Some Birmingham faith leaders put up sign to bring attention to death row case

The 21x6 foot sign was the inspiration of Scott Douglas, Executive Director of Greater...
The 21x6 foot sign was the inspiration of Scott Douglas, Executive Director of Greater Birmingham Ministries(Greater Birmingham Ministries)
Published: Jul. 6, 2022 at 1:35 PM CDT
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BIRMINGHAM, Ala. (WBRC) - An Alabama death row case could get worldwide attention during The World Games 2022 in Birmingham.

Some faith leaders in Birmingham installed a big sign across from Protective Stadium that states “IT IS NOT TOO LATE TO FIX THIS MISTAKE.” The sign references the case of Toforest Johnson.

The 21x6 foot sign was the inspiration of Scott Douglas, Executive Director of Greater Birmingham Ministries, which has also created a website, www.toforestjohnson.com, to highlight the voices from across Alabama that have called for a new trial in the high-profile case.

Toforest Johnson (SOURCE: Shanaye Poole)
Toforest Johnson (SOURCE: Shanaye Poole)((SOURCE: Shanaye Poole))

Johnson has always maintained that he is innocent of the 1995 murder of William G. Hardy, a Jefferson County Sheriff’s Deputy.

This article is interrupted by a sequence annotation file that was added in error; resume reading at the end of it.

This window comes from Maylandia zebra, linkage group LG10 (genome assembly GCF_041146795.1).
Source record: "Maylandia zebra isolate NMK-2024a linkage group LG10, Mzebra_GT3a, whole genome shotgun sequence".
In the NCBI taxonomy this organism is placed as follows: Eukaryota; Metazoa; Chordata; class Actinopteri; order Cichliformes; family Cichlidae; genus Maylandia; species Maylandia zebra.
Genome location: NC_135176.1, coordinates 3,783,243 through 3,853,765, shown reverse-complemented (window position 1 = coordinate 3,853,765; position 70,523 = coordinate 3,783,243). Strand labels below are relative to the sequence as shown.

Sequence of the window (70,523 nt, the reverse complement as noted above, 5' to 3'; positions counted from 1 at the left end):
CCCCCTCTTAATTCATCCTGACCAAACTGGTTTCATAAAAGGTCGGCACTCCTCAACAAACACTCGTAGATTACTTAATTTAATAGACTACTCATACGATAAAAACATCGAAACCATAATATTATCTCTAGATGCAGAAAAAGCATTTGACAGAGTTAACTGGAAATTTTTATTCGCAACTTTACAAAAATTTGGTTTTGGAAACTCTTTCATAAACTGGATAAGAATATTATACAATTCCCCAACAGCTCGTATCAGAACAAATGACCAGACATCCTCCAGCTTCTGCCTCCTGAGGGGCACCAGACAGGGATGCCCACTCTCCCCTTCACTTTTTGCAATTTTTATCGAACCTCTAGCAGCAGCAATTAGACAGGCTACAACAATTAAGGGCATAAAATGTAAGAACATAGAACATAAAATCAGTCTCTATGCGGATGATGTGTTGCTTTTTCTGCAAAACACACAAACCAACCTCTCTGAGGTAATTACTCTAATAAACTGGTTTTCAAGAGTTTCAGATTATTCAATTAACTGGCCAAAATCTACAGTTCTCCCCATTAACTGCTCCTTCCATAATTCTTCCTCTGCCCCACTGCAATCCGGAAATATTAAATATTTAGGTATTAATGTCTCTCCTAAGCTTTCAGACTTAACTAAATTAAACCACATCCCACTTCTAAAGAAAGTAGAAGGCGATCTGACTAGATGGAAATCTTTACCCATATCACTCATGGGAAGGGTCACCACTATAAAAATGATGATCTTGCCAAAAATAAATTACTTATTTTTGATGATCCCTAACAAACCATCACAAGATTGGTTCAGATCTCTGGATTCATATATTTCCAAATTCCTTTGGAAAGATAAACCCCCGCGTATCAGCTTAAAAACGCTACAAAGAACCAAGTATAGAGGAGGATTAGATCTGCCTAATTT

From a May 8, 2022 WBRC article updating Johnson’s case: The Alabama Court of Criminal Appeals has ruled against Toforest Johnson on a claim of prosecutorial misconduct, affirming a capital murder conviction questioned by an extraordinary array of leaders from Alabama’s legal community. The court emphasized repeatedly in its ruling released May 6 that the only issue it considered was a narrow one related to the $5000 reward payment the state paid its key witness in the 1998 trial. The reward payment was not disclosed to the defense until 2019.

The case is now one step closer to returning to Jefferson County Circuit Court, where District Attorney Danny Carr has requested a new trial for Johnson. Carr’s unusual request was based on a number of concerns about Johnson’s conviction, including that the trial prosecutors presented five different theories in five different court proceedings about who committed the crime. Carr spent almost nine months studying the case files, interviewing witnesses, and consulting with the family of Deputy Hardy.

Carr’s request for a new trial is joined not only by the lead prosecutor who convicted Johnson, but also former Republican Chief Justice Drayton Nabers, Jr., former Alabama Attorney General Bill Baxley, and many others.

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